Thomas Burnett Swann

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Thomas Burnett Swann (October 12, 1928 - May 5, 1976) was an American poet, critic and fantasy author.

His criticism includes works on the poetry of H.D. and Christina Rossetti.


Swann's poetry consists largely of short, whimsical pieces evoking a naive innocence. Many of them were later incorporated into his novels and placed in the mouths of his characters - sometimes the same poem is spoken by two or three different characters in novels set centuries and continents apart.

Poets also frequently appear as characters in his novels, always on the side of good: Sappho in Wolfwinter (1972); Robert Herrick in Will-o-the-Wisp (1977, serialized 1974); a fictionalized Charles Sorley in The Goat Without Horns (1971); and Thomas Chatterton in The Not-World (1975).


Swann began writing fiction in 1958 with "Winged Victory", a science fiction story based on the famous headless statue known as the Winged Victory of Samothrace. In Swann's story the statue's head is discovered and found to have been modeled upon an alien visitor whom the sculptor took for a goddess.

Extraterrestrials also feature in "The Painter", in which the painter Hieronymous Bosch is abducted by hideous aliens and forced to paint them, thereby providing the inspiration for the grotesque images in his painting The Garden of Earthly Delights. This and many other early stories appeared in the British magazine Science Fantasy. Some stories also appeared in The Magazine of Fantasy & Science Fiction (F&SF).

Most of Swann's fiction was outright fantasy. The early story "The Dryad-tree" is set in contemporary Florida and features a woman's reaction to the knowledge that her new husband's garden contains a tree possessed by a jealous dryad. The story was adapted as a short film in 2017.[1]

The bulk of Swann's fantasy fits into a rough chronology that begins in ancient Egypt around 2500 BC and chronicles the steady decline of magic and mythological races such as dryads, centaurs, satyrs, selkies and minotaurs. The coming of more "advanced" civilisations constantly threatens to destroy their pre-industrial world, and they must continually seek refuge wherever they can. They see the advent of Christianity as a major tragedy; the Christians regard magic and mythological beings as evil and seek to destroy the surviving creatures, although some manage to survive and preserve some of their old ways through medieval times down to the late 19th Century and perhaps even the 20th.

An undercurrent of sexuality runs through all of these stories. Many of Swann's characters are sexually adventurous and regard sexual repression as spiritually damaging. Casual and sometimes permanent nudity is common. Homosexual relationships between both male and female characters are often hinted at, although seldom made explicit.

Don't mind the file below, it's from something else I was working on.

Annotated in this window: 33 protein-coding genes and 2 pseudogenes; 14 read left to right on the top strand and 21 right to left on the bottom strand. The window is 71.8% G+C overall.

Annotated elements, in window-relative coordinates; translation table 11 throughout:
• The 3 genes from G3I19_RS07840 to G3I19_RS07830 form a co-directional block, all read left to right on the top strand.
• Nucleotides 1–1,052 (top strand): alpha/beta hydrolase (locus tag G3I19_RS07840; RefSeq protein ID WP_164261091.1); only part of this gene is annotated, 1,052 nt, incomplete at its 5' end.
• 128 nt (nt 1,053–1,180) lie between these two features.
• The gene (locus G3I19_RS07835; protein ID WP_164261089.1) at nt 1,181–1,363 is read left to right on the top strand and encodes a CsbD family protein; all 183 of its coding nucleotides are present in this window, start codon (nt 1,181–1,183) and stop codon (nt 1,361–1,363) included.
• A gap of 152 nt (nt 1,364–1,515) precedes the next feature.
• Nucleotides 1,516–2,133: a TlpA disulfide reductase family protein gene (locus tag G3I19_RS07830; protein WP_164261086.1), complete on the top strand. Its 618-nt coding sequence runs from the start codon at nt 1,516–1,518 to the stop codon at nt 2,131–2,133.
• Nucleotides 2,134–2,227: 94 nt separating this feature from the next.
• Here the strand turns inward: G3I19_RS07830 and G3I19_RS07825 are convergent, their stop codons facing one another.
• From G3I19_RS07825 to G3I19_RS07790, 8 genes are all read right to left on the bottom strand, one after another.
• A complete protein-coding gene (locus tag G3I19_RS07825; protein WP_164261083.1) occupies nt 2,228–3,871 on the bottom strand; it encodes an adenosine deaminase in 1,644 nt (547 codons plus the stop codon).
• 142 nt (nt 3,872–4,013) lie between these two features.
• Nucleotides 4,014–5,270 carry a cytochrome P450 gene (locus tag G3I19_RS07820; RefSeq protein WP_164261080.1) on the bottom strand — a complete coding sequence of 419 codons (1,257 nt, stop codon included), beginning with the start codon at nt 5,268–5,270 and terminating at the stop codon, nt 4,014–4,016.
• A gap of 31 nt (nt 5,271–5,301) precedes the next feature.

The most openly homosexual relationship in Swann's stories is also the most controversial. His novel How Are the Mighty Fallen (1974) depicts the Biblical Jonathan and David as lovers, and furthermore suggests that Jonathan was himself a member of an ancient winged half-human race. The book appeared from Swann's regular publisher DAW Books, but only after DAW's founder and chief executive Donald A. Wollheim fought to prevent distributor New American Library from banning it. However, Swann was reportedly unhappy with George Barr's cover artwork, which showed two of the characters being chased by a cyclops, because he felt it misrepresented the style of the novel.

Swann died of cancer in 1976. Several of his novels were published posthumously.

Works (excluding non-fiction and poetry)[edit]

The Minotaur Trilogy[edit]

(Written in reverse order. Swann claimed that he would correct the inconsistencies between the two earlier books if there was a second edition, but in the event there was not.)

  • Cry Silver Bells (1977)
  • The Forest of Forever (1971)
  • The Day of the Minotaur (1966; previously serialized in 1964-1965 as The Blue Monkeys in Science Fantasy)

The three novels were collected as The Minotaur Trilogy (1997)

The Latium Trilogy[edit]

(Not Swann's title; also written largely in reverse)

  • Queens Walk in the Dusk (1977)
    • Formerly Swann's rarest novel, only published in a limited edition of 2000 copies. It has since been reprinted in both hardcover and paperback editions.
  • Green Phoenix: The Last Stand of the Prehumans (1972; based on the novella "Love Is A Dragonfly" published in The Magazine of Fantasy & Science Fiction March 1972)
  • Lady of the Bees (1976; expanded from the 1962 Science Fantasy story "Where is the Bird of Fire?")


  • The Weirwoods (1967; serialized in Science Fantasy 1965)
  • Moondust (1968)
  • The Goat Without Horns (1971)
  • Wolfwinter (1972)
  • How Are the Mighty Fallen (1974)
  • Will-o-the-Wisp (1976; serialized in Fantastic in 1974); the book seems to have been typeset directly from the magazine, resulting in part of the synopsis of part 1 being erroneously included in the book. The cover design, depicting a woman riding a giant insect, also seems to have been inspired by the cover of the magazine issue containing part 1, although this actually had no connection with Swann's story.
  • The Not-World (1975)
  • The Gods Abide (1976)
  • The Tournament of Thorns (1976, assembled from two stories in F&SF; The Manor Of Roses [1966] and The Stalking Trees [January 1973])
  • The Minikins of Yam (1976). This novel's prologue is printed before the title page, opposite the inside front cover where promotional text would normally be placed.

Short story collections[edit]

  • The Dolphin and the Deep (1968)
  • Where is the Bird of Fire? (1970)


  1. ^ "The Dryad Tree (2017) - IMDb". IMDb. Retrieved 25 August 2018.

Further reading[edit]

External links[edit]